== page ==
Chapter

Medical Image Computing and Computer-Assisted Intervention – MICCAI 2011

Volume 6892 of the series Lecture Notes in Computer Science pp 541-548

Non-local Shape Descriptor: A New Similarity Metric for Deformable Multi-modal Registration

  • Mattias P. HeinrichAffiliated withLancaster UniversityCarnegie Mellon UniversityInstitute of Biomedical Engineering, University of OxfordOxford University Centre for Functional MRI of the Brain
  • , Mark JenkinsonAffiliated withCarnegie Mellon UniversityOxford University Centre for Functional MRI of the Brain
  • , Manav BhushanAffiliated withLancaster UniversityCarnegie Mellon UniversityInstitute of Biomedical Engineering, University of OxfordOxford University Centre for Functional MRI of the Brain
  • , Tahreema MatinAffiliated withCarnegie Mellon UniversityDepartment of Radiology Churchill Hospital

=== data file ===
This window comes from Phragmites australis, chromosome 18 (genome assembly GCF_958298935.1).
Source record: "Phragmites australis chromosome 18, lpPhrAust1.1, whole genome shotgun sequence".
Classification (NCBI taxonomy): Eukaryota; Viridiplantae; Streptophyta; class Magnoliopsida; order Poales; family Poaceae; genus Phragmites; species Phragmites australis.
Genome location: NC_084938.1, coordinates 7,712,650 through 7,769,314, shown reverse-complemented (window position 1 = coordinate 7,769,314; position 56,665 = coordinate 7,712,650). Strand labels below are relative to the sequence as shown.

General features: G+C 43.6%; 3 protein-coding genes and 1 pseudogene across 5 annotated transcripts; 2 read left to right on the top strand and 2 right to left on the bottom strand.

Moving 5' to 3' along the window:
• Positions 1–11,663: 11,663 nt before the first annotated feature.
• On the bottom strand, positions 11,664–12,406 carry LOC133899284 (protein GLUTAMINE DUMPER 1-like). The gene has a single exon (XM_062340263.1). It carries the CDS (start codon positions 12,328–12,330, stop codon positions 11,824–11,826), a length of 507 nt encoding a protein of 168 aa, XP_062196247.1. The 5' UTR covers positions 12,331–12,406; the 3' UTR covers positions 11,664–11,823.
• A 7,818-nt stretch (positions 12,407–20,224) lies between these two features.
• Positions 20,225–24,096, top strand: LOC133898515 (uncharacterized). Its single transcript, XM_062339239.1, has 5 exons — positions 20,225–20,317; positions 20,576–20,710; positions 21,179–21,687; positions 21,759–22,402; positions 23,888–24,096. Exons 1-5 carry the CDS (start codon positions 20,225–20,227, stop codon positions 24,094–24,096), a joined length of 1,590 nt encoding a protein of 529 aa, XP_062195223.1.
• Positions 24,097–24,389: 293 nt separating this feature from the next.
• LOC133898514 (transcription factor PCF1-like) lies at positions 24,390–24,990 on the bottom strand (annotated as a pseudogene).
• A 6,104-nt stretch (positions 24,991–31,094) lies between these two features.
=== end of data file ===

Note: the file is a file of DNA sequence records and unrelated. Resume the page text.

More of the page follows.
• , Fergus V. GleesonAffiliated withCarnegie Mellon UniversityDepartment of Radiology Churchill Hospital
  • , J. Michael BradyAffiliated withCarnegie Mellon UniversityDepartment of Radiation Oncology and Biology, University of Oxford
  • , Julia A. SchnabelAffiliated withLancaster UniversityInstitute of Biomedical Engineering, University of Oxford

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Abstract

Deformable registration of images obtained from different modalities remains a challenging task in medical image analysis. This paper addresses this problem and proposes a new similarity metric for multi-modal registration, the non-local shape descriptor. It aims to extract the shape of anatomical features in a non-local region. By utilizing the dense evaluation of shape descriptors, this new measure bridges the gap between intensity-based and geometric feature-based similarity criteria. Our new metric allows for accurate and reliable registration of clinical multi-modal datasets and is robust against the most considerable differences between modalities, such as non-functional intensity relations, different amounts of noise and non-uniform bias fields. The measure has been implemented in a non-rigid diffusion-regularized registration framework. It has been applied to synthetic test images and challenging clinical MRI and CT chest scans. Experimental results demonstrate its advantages over the most commonly used similarity metric - mutual information, and show improved alignment of anatomical landmarks.